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- Hypospadias is a very common congenital anomaly (1 in 300 male births). It is most often an isolated finding but may be associated with other abnormalities.1
- The incidence is increased if first degree relatives are affected. Up to 26% of male offspring of an affected father may have hypospadias, and the risk in subsequent siblings is 12%.2
- It is more common in male infants who are growth restricted and premature. Other risk factors include parental subfertility.3
Definition and description
Hypospadias (hypo = below; spadon = a fissure or a 'hole') is a ventral displacement of the urethral meatus and may be associated with:
- Incomplete formation of the prepuce / foreskin (dorsal 'hooding')
- Ventral curvature (chordee).
Urethral meatal openings are generally described as being:
- Anterior - where the meatus is near the tip of the penis
- Middle - where the meatus is along the shaft of the penis
- Posterior - where the meatus is near the base of the penis or in the scrotum
Early recognition and paediatric urological referral is useful for counselling and planning timing of surgery
The baby requires a complete examination to determine whether other external abnormalities are present.
- Penile length should be determined
- Normal stretched penile length at term >2.5cm
- If penile length <2.5cm, refer to the Paediatric Endocrinology service for assessment. Testosterone may be indicated.
- Renal ultrasound is not indicated for simple anterior or middle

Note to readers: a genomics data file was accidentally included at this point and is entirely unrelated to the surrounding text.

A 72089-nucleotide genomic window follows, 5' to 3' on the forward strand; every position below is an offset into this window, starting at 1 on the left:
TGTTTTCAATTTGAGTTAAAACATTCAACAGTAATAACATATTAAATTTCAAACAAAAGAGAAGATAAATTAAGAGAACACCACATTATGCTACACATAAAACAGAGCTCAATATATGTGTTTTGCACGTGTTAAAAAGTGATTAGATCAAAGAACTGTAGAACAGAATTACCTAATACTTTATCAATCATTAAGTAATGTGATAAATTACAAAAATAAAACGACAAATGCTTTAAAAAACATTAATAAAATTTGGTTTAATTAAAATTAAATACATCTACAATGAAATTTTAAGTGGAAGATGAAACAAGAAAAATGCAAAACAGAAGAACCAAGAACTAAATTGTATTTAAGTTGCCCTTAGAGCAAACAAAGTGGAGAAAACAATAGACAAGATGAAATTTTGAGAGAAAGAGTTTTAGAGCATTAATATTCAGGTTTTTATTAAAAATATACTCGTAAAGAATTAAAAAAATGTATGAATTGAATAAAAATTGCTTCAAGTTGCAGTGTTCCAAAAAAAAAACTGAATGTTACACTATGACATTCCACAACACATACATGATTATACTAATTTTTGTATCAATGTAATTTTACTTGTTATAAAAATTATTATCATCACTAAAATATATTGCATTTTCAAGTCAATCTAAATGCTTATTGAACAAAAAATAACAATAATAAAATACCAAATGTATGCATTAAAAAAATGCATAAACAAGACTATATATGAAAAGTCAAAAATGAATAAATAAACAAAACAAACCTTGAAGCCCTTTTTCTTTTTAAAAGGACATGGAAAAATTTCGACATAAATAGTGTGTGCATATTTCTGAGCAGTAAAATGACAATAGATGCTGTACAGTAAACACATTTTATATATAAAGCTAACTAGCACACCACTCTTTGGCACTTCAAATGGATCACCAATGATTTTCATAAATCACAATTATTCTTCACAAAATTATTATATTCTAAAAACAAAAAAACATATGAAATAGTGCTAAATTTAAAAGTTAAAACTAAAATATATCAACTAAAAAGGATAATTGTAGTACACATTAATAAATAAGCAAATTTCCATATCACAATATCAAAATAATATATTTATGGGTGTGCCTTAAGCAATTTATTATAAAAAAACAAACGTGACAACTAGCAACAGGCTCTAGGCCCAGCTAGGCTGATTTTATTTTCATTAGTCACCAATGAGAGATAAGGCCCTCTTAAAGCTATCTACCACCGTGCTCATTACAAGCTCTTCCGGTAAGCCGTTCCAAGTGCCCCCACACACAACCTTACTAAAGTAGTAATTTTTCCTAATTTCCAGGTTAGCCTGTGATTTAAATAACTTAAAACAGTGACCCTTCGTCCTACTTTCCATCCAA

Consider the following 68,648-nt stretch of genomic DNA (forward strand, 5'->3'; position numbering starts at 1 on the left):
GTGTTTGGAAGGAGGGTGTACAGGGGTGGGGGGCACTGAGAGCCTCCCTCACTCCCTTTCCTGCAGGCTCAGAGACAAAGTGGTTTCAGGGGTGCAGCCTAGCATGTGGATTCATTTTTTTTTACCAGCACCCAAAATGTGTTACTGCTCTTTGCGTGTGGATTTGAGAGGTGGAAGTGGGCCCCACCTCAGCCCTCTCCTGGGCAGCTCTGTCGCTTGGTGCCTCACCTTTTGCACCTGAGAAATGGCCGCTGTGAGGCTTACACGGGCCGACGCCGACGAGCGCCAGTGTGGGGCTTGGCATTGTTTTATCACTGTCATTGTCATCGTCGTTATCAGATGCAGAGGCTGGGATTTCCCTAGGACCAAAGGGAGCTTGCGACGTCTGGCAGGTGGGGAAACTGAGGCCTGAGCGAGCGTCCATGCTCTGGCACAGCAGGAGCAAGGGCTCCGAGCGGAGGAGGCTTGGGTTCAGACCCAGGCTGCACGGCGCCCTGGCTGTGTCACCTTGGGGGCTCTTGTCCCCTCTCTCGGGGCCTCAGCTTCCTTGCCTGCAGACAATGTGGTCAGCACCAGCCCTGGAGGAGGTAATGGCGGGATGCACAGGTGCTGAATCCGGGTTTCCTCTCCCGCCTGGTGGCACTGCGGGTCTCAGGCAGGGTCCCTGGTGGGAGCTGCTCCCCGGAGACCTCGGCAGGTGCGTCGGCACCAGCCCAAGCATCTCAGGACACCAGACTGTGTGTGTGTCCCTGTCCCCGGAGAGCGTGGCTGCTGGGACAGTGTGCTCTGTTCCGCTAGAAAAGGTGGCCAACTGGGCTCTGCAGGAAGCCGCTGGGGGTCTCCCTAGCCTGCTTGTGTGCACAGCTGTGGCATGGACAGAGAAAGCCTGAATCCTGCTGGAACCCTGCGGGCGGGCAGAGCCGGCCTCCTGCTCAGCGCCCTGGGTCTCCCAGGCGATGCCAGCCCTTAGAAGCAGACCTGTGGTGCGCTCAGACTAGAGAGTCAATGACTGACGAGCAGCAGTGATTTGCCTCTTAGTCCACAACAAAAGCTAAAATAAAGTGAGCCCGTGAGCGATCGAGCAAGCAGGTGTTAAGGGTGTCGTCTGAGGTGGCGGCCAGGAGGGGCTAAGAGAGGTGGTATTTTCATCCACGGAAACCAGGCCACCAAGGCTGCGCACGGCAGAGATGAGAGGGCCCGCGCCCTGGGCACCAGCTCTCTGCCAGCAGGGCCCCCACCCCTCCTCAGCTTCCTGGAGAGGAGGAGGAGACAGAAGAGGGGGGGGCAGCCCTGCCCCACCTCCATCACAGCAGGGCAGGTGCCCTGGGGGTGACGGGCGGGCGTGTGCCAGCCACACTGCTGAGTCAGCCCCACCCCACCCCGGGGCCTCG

hypospadias unless there are other features of concern (for
example, dysmorphic features).
- Other conditions, such as an enlarged utricle, may be present particularly with posterior hypospadias
- Renal abnormalities are more common with more posterior hypospadias. Renal ultrasound is the investigation of choice initially.
- Posterior hypospadias - particularly in the absence of palpable gonads - should be regarded as an intersex disorder and investigated appropriately.
- Parents should be reassured that hypospadias is a common condition which can be corrected with surgery.
- Surgery is performed by the Paediatric Urologists at Starship Children's Hospital.
- Surgery is usually undertaken between 6 and 18 months, although timing will depend on the surgeon and other factors. Often more than one procedure is required and it is preferable to complete all stages in early childhood.
- It is critical that parents are told that circumcision should not be performed as the foreskin remnant is required for surgical repair.
- The surgical principles are:
- To reposition the meatus on to the head of the penis (meatoplasty and glanduloplasty)
- To straighten the chordee (othoplasty)
- To correct the hooded foreskin (by circumcision)
- To achieve all of this with an aesthetically acceptable result
- Babies should be referred on discharge to the paediatric surgical service at Starship Children's Hospital.
- Send referrals to the Department of Paediatric Surgery - Fax 307 8952
- Alternatively, contact a paediatric urologist directly.
- Kulkarni BK, Oak SN, Patel MP, Merchant S, Borwankar SS. Developmental anomalies associated with hypospadias. J Postgrad Med 1991;37:140-3
- Bauer SB, Retik AB, Colodny AH. Genetic aspects of hypospadias. Urol Clin North Am 1981;8:559-64.
- Manson JM, Carr MC. Molecular Epidemiology of Hypospadias: Review of Genetic and Environmental Risk Factors. Birth Defects Research 2003;67(Part A):825- 36.
- Smith EP, Wacksman J. Evaluation of severe hypospadias. J Pediatr 1997;131:344-6.
- Shukla AR, Patel RP, Canning DA. Hypospadias. Urol Clin North Am 2004 Aug;31(3):445-60. (This entire issue is devoted to hypospadias)
- Anonymous. Timing of elective surgery on the genitalia of male children with particular reference to the risks, benefits and psychological effects of surgery and anesthesia. Pediatics 1996;97(4):590-4.
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- Date last published: 26 March 2015
- Document type: Clinical Guideline
- Services responsible: Neonatology
- Owner: Newborn Services Clinical Practice Committee
- Editor: Sarah Bellhouse
- Review frequency: 2 years
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